One of the most highly decorated service members in U.S. military history has been posthumously advanced to the rank of brigadier general.

Col. George “Bud” Day was honored June 8 during a Heritage to Horizons summer concert series at the Air Force Memorial in Arlington, Virginia.

Day served as an enlisted Marine during World War II and an Air Force fighter pilot in Korea and Vietnam over a 35-year military career.

Day earned 70 decorations throughout his service, including the Medal of Honor, the nation’s highest award for valor, and the Air Force Cross.

Air Force Chief of Staff Gen. Dave Goldfein, who presided over the concert, praised Day and the troops who fought alongside him during the Vietnam War.

“I’d like to recognize all our Vietnam era veterans and thank them for their service,” Goldfein said during the ceremony. “Tonight, we gather to remember those who gave the last measure of devotion, those missing in action, those who endured the harsh and tyrannical treatment at places like the Hanoi Hilton and their families.”

Day is best known for his service during the Vietnam War.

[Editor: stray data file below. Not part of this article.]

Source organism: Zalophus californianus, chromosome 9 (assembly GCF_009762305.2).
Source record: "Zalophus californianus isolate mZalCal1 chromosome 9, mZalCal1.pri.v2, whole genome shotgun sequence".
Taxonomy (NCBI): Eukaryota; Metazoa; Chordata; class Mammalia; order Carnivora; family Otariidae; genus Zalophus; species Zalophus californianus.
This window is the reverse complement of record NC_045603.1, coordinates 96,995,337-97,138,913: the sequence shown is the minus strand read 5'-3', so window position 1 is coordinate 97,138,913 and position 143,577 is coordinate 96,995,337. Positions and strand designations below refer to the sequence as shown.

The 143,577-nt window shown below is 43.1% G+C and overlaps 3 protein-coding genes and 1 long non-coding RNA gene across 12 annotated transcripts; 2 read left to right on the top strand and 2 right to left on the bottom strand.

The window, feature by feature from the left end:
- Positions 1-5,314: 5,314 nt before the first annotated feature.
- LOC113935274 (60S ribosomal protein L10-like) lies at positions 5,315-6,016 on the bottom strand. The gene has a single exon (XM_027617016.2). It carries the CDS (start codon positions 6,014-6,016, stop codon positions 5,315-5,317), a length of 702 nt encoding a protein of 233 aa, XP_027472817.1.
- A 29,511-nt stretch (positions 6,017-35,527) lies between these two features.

On Aug. 26, 1967, Day, then a 43-year-old major, was in command of a squadron of F-100s flying a top-secret mission over North Vietnam and Laos.

Day’s plane was shot down, and he ejected, breaking his arm in three places and dislocating his knee in the process.

He was captured by enemy troops and tortured, but he was able to escape and evade the enemy for two weeks.

Day made it 25 miles before he was discovered by a Viet Cong patrol, shot in the hand and the foot, and imprisoned once again.

Day was taken back to the infamous “Hanoi Hilton,” where he was imprisoned for more than five years, sharing a cell with Sen. John McCain of Arizona.

Day was released on March 14, 1973 — he had spent 67 months in captivity and had been promoted to colonel during his imprisonment.

Three years after his release, Day was presented with the Medal of Honor by President Gerald Ford.

He retired from the military in 1977 and went on to practice law in Florida.

Day passed away at age 88 in July 2013 at his home in Shalimar, Florida.

“I had the privilege of being Bud’s friend for almost five decades of his 88 years,” McCain said at Day’s funeral in 2013. “He was a hard man to kill and expected the same from his subordinates, but more than that, he taught me how to save my self-respect and my honor, and that is a debt I can never repay.”

The posthumous advancement of Day was introduced by McCain and directed by the 2017 National Defense Authorization Act. It was effective March 27.

Noah Nash is a rising senior at Kenyon College in Gambier, Ohio. At school, he is the editor in chief of the Collegian Magazine and the digital director of the Collegian, Kenyon's newspaper.

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